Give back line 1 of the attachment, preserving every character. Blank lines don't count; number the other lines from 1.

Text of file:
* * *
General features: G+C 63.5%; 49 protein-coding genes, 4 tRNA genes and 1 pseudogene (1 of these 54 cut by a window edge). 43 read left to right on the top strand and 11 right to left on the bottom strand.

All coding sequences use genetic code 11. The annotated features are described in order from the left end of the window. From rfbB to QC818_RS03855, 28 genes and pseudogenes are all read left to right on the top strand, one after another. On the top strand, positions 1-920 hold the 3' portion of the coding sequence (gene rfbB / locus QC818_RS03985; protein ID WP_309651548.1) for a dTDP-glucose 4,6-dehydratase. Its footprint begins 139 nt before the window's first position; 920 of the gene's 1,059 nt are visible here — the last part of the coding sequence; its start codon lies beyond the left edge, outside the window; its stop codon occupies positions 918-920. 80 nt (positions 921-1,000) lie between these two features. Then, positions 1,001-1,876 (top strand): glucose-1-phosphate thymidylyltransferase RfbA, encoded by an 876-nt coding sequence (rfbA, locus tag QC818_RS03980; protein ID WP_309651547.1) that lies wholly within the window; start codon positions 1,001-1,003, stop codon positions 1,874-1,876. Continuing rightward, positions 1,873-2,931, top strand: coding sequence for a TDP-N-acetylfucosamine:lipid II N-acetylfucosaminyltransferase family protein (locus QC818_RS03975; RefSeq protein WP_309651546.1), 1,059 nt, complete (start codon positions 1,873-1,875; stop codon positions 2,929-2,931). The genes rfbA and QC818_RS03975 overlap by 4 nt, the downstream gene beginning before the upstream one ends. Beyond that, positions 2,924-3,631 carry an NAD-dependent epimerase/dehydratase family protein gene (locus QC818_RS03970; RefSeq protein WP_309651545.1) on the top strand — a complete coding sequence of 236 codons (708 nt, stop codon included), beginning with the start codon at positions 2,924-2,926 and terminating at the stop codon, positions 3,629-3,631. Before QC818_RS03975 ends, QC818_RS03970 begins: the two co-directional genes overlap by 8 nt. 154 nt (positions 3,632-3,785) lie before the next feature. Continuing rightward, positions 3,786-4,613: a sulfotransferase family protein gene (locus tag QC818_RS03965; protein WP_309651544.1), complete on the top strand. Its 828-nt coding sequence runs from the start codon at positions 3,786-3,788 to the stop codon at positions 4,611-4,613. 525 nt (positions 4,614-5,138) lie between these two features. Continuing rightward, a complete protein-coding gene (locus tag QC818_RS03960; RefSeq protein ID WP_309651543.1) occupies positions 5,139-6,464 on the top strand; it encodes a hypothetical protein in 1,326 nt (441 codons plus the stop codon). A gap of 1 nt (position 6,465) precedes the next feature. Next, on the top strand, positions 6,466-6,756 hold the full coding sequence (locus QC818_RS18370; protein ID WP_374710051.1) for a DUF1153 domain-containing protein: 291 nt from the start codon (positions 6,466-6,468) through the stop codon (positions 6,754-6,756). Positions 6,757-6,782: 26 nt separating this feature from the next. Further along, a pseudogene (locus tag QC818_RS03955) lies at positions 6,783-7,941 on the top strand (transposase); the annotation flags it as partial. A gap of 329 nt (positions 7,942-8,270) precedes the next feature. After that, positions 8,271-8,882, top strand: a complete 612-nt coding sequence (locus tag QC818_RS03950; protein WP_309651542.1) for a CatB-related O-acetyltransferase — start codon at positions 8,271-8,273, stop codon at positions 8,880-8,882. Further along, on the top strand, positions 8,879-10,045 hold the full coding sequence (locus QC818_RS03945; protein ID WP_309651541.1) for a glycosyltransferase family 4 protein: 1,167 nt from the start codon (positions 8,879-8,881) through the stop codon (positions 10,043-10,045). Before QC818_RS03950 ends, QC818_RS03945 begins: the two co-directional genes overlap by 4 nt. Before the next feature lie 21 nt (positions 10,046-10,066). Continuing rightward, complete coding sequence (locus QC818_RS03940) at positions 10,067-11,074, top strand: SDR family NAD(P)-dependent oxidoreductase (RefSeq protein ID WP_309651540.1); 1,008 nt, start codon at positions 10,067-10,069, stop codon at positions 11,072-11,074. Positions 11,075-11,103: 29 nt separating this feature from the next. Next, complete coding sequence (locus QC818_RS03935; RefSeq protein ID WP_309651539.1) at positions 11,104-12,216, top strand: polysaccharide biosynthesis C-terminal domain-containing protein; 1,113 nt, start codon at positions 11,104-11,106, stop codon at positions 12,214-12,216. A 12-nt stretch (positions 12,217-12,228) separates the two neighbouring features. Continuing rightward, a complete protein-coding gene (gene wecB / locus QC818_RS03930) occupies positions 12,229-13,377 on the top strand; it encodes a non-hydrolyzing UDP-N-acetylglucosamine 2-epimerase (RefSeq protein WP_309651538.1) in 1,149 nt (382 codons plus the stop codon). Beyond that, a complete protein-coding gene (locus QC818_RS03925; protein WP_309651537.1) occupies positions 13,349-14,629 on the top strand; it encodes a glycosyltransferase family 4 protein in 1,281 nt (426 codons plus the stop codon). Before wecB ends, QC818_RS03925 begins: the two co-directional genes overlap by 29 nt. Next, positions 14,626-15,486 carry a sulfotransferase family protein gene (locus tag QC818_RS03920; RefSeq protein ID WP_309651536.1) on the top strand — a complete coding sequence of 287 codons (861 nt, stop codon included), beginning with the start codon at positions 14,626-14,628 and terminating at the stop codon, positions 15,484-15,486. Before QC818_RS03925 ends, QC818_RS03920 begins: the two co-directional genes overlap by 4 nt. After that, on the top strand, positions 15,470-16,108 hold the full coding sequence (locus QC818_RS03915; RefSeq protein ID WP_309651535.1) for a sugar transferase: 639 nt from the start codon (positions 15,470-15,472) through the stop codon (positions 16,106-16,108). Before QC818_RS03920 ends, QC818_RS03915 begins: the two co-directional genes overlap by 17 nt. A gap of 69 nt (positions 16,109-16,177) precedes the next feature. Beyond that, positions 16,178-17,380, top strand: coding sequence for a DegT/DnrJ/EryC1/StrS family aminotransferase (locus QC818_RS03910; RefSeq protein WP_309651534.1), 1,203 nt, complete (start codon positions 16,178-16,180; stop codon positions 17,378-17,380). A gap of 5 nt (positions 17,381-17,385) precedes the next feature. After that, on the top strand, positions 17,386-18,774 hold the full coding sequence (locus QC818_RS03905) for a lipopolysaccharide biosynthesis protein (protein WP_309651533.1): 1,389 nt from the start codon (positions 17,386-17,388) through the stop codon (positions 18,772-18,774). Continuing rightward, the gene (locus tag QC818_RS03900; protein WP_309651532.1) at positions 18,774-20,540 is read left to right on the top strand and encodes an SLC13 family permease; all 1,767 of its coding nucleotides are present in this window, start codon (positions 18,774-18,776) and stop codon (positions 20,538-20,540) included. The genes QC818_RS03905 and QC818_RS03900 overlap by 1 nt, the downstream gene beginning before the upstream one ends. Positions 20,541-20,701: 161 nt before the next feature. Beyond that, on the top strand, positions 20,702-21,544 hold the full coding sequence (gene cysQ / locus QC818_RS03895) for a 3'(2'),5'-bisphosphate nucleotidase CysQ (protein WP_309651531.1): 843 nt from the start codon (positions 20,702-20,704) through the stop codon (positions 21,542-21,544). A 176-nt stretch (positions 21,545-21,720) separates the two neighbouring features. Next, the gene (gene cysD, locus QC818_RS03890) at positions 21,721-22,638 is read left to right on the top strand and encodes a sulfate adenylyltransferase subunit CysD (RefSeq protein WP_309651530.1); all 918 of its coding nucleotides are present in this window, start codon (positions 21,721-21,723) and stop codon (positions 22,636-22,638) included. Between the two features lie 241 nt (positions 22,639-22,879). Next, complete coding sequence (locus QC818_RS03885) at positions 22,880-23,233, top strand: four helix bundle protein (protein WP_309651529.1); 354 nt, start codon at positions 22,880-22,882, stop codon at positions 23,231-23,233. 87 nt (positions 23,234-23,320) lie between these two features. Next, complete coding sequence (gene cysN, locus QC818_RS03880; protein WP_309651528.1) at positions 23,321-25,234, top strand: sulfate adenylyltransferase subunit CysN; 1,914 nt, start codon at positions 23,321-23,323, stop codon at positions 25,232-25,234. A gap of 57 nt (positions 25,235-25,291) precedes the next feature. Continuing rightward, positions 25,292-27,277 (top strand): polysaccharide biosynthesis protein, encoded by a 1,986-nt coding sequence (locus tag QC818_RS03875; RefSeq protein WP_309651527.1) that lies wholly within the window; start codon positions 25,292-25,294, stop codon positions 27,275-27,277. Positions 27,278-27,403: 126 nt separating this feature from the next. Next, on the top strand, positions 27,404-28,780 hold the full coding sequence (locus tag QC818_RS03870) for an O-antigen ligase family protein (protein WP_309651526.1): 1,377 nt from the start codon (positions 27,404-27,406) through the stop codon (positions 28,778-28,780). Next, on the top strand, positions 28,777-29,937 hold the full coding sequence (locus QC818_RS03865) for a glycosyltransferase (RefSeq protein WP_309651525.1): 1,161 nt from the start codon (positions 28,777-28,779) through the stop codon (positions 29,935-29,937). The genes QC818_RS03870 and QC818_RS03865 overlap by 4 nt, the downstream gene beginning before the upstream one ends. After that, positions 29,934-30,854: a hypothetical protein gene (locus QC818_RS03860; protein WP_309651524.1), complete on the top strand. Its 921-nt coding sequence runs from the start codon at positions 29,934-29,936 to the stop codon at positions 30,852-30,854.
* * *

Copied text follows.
General features: G+C 63.5%; 49 protein-coding genes, 4 tRNA genes and 1 pseudogene (1 of these 54 cut by a window edge). 43 read left to right on the top strand and 11 right to left on the bottom strand.